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Energy is a very important factor which aids the survival of all living organisms. Energy is produced when food is broken down by a process called metabolism. Metabolism is a set of chemical reactions which occur within the body's cells. The process begins when food is eaten, enzymes break down the food and once it has all been broken down, the compounds are then absorbed into the blood stream and are transported to different cells in the body. The body then burns this converted energy to maintain the survival of the living organism. The enzymes break proteins down into amino acids, fats into fatty acids and carbohydrates into simple sugars.
The chemical reactions that occur in metabolism are caused by the secretion of hormones by the endocrine glands. The endocrine glands are ductless glands which secrete hormones directly into the blood stream, which are then carried to the different cells via the bloods plasma. Chemical reactions occur in two main places: in the gut and in the cells. The reactions which occur in the gut are concerned with digesting food and the reactions that occur inside the cells is the process of metabolism.
Growth hormone, which is secreted by the pituitary gland, plays a very important part in the metabolism of proteins, carbohydrates and fats. It regulates certain aspects of metabolism in many organs like the liver, intestines and pancreas and also promotes the breaking down of fats and increases the blood glucose levels (Waugh & Grant, 2006).
There are two process involved in metabolism: anabolism and catabolism. Anabolism uses energy to construct components of cells such as proteins and nucleic acids and catabolism is the breaking down of large molecules into smaller ones releasing chemical energy. Both anabolism and catabolism involves a series of chemical reactions known as the metabolic pathways, which are controlled by hormones.
Thyroxin, which is produced by the thyroid gland, is another hormone which influences metabolism. This hormone regulates a cells metabolic rate and works closely in conjunction with insulin. The thyroid gland is controlled by the pituitary gland situated in the brain. When there is an abnormal thyroid function, this can cause excessive levels of the hormone, thyroxin. This is known as hyperthyroidism and speeds up the basal metabolic rate. When the thyroid gland produces insufficient thyroxin this is called hypothyroidism and slows down the basal metabolic rate. These two abnormalities are commonly known as an under active thyroid and over active thyroid.
The pancreas is another organ which aids metabolism by secreting insulin and glucagon. Insulin is a hormone that regulates the glucose level within the blood and glucagon helps regulate the body's energy.
After meals, the glucose level in the blood tends to rise which stimulates the pancreas to secrete insulin. Once the insulin has been secreted, it travels through the blood to the liver, where excess glucose is converted into another carbohydrate calle glycogen, which is insoluble and is stored in the liver.
Between meals, the glucose in the blood is constantly being used up, thus the level of glucose in the blood falls. When a low level of glucose is detected, the pancreas is stimulated to release the hormone glucagon. Glucagon converts some of the stored glycogen back into glucose, which is then released into the blood to raise the blood glucose level back to normal.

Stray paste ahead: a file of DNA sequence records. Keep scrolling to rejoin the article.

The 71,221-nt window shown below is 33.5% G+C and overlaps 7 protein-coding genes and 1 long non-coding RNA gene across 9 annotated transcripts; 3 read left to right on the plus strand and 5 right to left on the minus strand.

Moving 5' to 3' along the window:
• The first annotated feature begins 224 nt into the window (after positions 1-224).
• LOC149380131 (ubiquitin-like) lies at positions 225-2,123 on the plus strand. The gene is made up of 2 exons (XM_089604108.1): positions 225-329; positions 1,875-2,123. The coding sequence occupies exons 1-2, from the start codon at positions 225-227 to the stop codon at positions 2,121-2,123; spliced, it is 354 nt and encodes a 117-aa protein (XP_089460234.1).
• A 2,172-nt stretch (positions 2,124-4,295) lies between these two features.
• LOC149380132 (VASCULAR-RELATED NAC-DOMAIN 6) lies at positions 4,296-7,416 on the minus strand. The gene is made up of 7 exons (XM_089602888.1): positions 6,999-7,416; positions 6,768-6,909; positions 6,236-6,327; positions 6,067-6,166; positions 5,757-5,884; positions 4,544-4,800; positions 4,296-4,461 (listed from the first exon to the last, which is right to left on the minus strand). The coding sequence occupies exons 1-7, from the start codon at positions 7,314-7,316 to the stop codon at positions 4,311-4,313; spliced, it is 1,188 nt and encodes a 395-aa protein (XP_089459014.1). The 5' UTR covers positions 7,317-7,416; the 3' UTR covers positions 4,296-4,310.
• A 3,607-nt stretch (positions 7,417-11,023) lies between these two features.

Insulin and glucagon have a very important function by regulating the blood glucose level, and it is vital that it remains as steady as possible. If the blood glucose level rises or fall too much, it can cause the individual to become very ill.
When insulin is not present, then glucose will not be able to enter the cells. This causes diabetes.
Diabetes affects roughly 2-3 million people in the UK (NHS Choices, 2009). There are two types of diabetes; type 1 and type 2. Type 1 diabetes occurs when the body produces no insulin and is often referred to as insulin-dependent diabetes. Type 1 diabetes is a lifelong condition which requires insulin injections and also requires regular monitoring of blood glucose levels to ensure they remain balanced. These levels can also be regulated by maintaining a healthy diet. (NHS Choices, 2009).
Type 2 diabetes is a less serious condition than Type 1diabetes, but it can progress to Type 1 if not cared for properly. It is also known as insulin resistance and occurs when there is not enough insulin being produced within the body. Type 2 diabetes is far more common than Type 1 diabetes, and roughly 95% of people with diabetes have type 2 diabetes (NHS Choices, 2009) Type 2 diabetes is often linked to obesity and can be managed by eating a healthy diet and monitoring blood glucose levels.
When the body does not produce enough glucose, the individual can suffer from a condition called Hypoglycemia.
Hypoglycaemia occurs mainly in people with diabetes (usually type 1 diabetes) who have overdosed on their medication, missed a meal, or consumed alcohol on an empty stomach. People withType 2 diabetes who manage their blood glucose levels without medication will generally not have a hypoglycaemic attack (NHS Choices, 2009). To prevent having a Hypoglycaemia attack blood sugar levels should be monitored regularly and knowing the symptoms will reduce attacks.
In conclusion, we have found that metabolism is a very important process that not only produces energy from the food that we eat, but it also keeps living organisms healthy. We have also concluded that the body's metabolism can be affected by hormones, which are secreted by the endocrine system and that problems with certain hormones such as the growth hormone and thyroxine which can lead to conditions such as an underactive or overactive thyroid and the hormones insulin and glucagon which lead to problems such as diabetes and hypoglycaemia.